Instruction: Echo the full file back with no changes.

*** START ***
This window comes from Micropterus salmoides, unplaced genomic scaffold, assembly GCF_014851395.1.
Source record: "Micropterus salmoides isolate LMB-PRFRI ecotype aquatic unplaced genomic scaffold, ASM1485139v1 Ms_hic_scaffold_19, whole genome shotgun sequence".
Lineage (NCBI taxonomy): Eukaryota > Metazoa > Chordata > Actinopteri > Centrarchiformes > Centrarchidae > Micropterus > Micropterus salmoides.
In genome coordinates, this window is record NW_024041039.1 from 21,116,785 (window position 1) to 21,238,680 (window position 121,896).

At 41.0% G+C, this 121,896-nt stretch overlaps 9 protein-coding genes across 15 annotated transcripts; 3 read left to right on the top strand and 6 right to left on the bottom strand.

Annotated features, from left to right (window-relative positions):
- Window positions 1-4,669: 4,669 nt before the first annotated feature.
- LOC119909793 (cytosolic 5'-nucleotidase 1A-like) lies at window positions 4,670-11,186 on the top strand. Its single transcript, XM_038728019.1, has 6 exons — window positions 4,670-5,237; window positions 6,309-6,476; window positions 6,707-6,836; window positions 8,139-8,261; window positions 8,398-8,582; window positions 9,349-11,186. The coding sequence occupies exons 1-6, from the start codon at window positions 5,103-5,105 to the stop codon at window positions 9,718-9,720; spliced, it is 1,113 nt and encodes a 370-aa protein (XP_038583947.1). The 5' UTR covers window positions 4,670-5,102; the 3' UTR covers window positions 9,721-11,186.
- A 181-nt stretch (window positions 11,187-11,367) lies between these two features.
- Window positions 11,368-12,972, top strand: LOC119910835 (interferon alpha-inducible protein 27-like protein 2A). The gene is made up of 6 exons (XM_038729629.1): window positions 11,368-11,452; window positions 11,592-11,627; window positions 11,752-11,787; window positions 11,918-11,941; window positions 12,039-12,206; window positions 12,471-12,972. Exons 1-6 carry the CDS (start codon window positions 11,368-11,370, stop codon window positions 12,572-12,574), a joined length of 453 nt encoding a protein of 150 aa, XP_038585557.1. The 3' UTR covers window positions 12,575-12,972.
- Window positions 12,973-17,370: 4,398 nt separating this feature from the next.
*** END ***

This window comes from Micropterus salmoides, unplaced genomic scaffold, assembly GCF_014851395.1.
Source record: "Micropterus salmoides isolate LMB-PRFRI ecotype aquatic unplaced genomic scaffold, ASM1485139v1 Ms_hic_scaffold_19, whole genome shotgun sequence".
Lineage (NCBI taxonomy): Eukaryota > Metazoa > Chordata > Actinopteri > Centrarchiformes > Centrarchidae > Micropterus > Micropterus salmoides.
In genome coordinates, this window is record NW_024041039.1 from 21,116,785 (window position 1) to 21,238,680 (window position 121,896).

At 41.0% G+C, this 121,896-nt stretch overlaps 9 protein-coding genes across 15 annotated transcripts; 3 read left to right on the top strand and 6 right to left on the bottom strand.

Annotated features, from left to right (window-relative positions):
- Window positions 1-4,669: 4,669 nt before the first annotated feature.
- LOC119909793 (cytosolic 5'-nucleotidase 1A-like) lies at window positions 4,670-11,186 on the top strand. Its single transcript, XM_038728019.1, has 6 exons — window positions 4,670-5,237; window positions 6,309-6,476; window positions 6,707-6,836; window positions 8,139-8,261; window positions 8,398-8,582; window positions 9,349-11,186. The coding sequence occupies exons 1-6, from the start codon at window positions 5,103-5,105 to the stop codon at window positions 9,718-9,720; spliced, it is 1,113 nt and encodes a 370-aa protein (XP_038583947.1). The 5' UTR covers window positions 4,670-5,102; the 3' UTR covers window positions 9,721-11,186.
- A 181-nt stretch (window positions 11,187-11,367) lies between these two features.
- Window positions 11,368-12,972, top strand: LOC119910835 (interferon alpha-inducible protein 27-like protein 2A). The gene is made up of 6 exons (XM_038729629.1): window positions 11,368-11,452; window positions 11,592-11,627; window positions 11,752-11,787; window positions 11,918-11,941; window positions 12,039-12,206; window positions 12,471-12,972. Exons 1-6 carry the CDS (start codon window positions 11,368-11,370, stop codon window positions 12,572-12,574), a joined length of 453 nt encoding a protein of 150 aa, XP_038585557.1. The 3' UTR covers window positions 12,575-12,972.
- Window positions 12,973-17,370: 4,398 nt separating this feature from the next.